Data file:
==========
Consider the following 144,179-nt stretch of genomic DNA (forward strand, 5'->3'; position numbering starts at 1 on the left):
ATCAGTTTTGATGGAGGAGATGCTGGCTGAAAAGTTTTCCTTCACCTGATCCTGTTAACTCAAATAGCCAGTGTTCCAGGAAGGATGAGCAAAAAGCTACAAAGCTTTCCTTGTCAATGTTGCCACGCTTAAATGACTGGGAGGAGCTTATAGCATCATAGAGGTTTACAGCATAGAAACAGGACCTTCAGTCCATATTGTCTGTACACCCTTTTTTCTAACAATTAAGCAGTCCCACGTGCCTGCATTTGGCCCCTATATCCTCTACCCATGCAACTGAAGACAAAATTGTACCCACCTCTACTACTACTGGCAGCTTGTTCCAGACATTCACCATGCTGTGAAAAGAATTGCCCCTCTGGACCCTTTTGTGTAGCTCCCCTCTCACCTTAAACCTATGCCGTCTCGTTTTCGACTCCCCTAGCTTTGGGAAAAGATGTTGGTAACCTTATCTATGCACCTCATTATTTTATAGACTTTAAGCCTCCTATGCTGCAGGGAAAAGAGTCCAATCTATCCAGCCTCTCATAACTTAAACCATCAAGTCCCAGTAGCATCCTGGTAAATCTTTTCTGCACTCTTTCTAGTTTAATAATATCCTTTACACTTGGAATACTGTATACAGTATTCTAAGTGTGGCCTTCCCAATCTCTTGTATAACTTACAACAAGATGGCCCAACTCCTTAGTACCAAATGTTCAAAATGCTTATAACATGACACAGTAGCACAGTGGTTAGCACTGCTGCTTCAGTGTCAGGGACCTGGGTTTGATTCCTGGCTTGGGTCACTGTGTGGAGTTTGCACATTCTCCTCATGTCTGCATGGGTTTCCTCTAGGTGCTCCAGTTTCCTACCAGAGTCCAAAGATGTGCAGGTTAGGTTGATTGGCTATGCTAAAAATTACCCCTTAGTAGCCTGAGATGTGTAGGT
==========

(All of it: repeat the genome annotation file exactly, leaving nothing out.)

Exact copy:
Consider the following 144,179-nt stretch of genomic DNA (forward strand, 5'->3'; position numbering starts at 1 on the left):
ATCAGTTTTGATGGAGGAGATGCTGGCTGAAAAGTTTTCCTTCACCTGATCCTGTTAACTCAAATAGCCAGTGTTCCAGGAAGGATGAGCAAAAAGCTACAAAGCTTTCCTTGTCAATGTTGCCACGCTTAAATGACTGGGAGGAGCTTATAGCATCATAGAGGTTTACAGCATAGAAACAGGACCTTCAGTCCATATTGTCTGTACACCCTTTTTTCTAACAATTAAGCAGTCCCACGTGCCTGCATTTGGCCCCTATATCCTCTACCCATGCAACTGAAGACAAAATTGTACCCACCTCTACTACTACTGGCAGCTTGTTCCAGACATTCACCATGCTGTGAAAAGAATTGCCCCTCTGGACCCTTTTGTGTAGCTCCCCTCTCACCTTAAACCTATGCCGTCTCGTTTTCGACTCCCCTAGCTTTGGGAAAAGATGTTGGTAACCTTATCTATGCACCTCATTATTTTATAGACTTTAAGCCTCCTATGCTGCAGGGAAAAGAGTCCAATCTATCCAGCCTCTCATAACTTAAACCATCAAGTCCCAGTAGCATCCTGGTAAATCTTTTCTGCACTCTTTCTAGTTTAATAATATCCTTTACACTTGGAATACTGTATACAGTATTCTAAGTGTGGCCTTCCCAATCTCTTGTATAACTTACAACAAGATGGCCCAACTCCTTAGTACCAAATGTTCAAAATGCTTATAACATGACACAGTAGCACAGTGGTTAGCACTGCTGCTTCAGTGTCAGGGACCTGGGTTTGATTCCTGGCTTGGGTCACTGTGTGGAGTTTGCACATTCTCCTCATGTCTGCATGGGTTTCCTCTAGGTGCTCCAGTTTCCTACCAGAGTCCAAAGATGTGCAGGTTAGGTTGATTGGCTATGCTAAAAATTACCCCTTAGTAGCCTGAGATGTGTAGGT